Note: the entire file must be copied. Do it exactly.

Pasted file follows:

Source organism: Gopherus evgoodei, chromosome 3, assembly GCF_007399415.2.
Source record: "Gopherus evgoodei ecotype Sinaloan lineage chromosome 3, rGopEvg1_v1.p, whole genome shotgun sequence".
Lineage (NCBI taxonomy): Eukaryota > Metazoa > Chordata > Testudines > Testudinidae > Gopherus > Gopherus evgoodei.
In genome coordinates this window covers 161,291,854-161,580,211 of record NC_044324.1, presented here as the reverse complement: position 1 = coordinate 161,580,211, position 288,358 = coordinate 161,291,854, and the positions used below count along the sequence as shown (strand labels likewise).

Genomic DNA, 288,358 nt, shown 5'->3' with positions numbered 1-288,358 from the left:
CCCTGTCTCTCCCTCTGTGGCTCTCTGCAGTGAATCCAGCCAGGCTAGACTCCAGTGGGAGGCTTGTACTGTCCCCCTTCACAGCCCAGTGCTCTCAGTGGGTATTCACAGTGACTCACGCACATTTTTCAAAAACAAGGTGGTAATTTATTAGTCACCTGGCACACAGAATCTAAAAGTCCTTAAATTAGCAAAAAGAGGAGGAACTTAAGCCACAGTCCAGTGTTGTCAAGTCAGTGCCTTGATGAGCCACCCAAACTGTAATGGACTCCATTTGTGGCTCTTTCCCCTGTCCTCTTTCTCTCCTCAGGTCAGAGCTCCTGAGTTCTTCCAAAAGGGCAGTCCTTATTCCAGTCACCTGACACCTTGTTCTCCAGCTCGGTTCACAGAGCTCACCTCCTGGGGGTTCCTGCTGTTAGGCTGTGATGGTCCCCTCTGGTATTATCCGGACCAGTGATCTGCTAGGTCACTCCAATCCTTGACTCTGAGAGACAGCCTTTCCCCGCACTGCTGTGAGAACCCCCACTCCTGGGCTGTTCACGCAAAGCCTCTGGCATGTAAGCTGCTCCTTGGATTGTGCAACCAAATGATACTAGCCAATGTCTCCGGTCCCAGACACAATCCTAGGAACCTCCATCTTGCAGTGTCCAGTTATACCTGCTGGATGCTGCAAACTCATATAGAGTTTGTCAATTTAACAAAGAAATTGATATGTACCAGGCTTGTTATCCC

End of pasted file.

Source organism: Gopherus evgoodei, chromosome 3, assembly GCF_007399415.2.
Source record: "Gopherus evgoodei ecotype Sinaloan lineage chromosome 3, rGopEvg1_v1.p, whole genome shotgun sequence".
Lineage (NCBI taxonomy): Eukaryota > Metazoa > Chordata > Testudines > Testudinidae > Gopherus > Gopherus evgoodei.
In genome coordinates this window covers 161,291,854-161,580,211 of record NC_044324.1, presented here as the reverse complement: position 1 = coordinate 161,580,211, position 288,358 = coordinate 161,291,854, and the positions used below count along the sequence as shown (strand labels likewise).

Genomic DNA, 288,358 nt, shown 5'->3' with positions numbered 1-288,358 from the left:
CCCTGTCTCTCCCTCTGTGGCTCTCTGCAGTGAATCCAGCCAGGCTAGACTCCAGTGGGAGGCTTGTACTGTCCCCCTTCACAGCCCAGTGCTCTCAGTGGGTATTCACAGTGACTCACGCACATTTTTCAAAAACAAGGTGGTAATTTATTAGTCACCTGGCACACAGAATCTAAAAGTCCTTAAATTAGCAAAAAGAGGAGGAACTTAAGCCACAGTCCAGTGTTGTCAAGTCAGTGCCTTGATGAGCCACCCAAACTGTAATGGACTCCATTTGTGGCTCTTTCCCCTGTCCTCTTTCTCTCCTCAGGTCAGAGCTCCTGAGTTCTTCCAAAAGGGCAGTCCTTATTCCAGTCACCTGACACCTTGTTCTCCAGCTCGGTTCACAGAGCTCACCTCCTGGGGGTTCCTGCTGTTAGGCTGTGATGGTCCCCTCTGGTATTATCCGGACCAGTGATCTGCTAGGTCACTCCAATCCTTGACTCTGAGAGACAGCCTTTCCCCGCACTGCTGTGAGAACCCCCACTCCTGGGCTGTTCACGCAAAGCCTCTGGCATGTAAGCTGCTCCTTGGATTGTGCAACCAAATGATACTAGCCAATGTCTCCGGTCCCAGACACAATCCTAGGAACCTCCATCTTGCAGTGTCCAGTTATACCTGCTGGATGCTGCAAACTCATATAGAGTTTGTCAATTTAACAAAGAAATTGATATGTACCAGGCTTGTTATCCC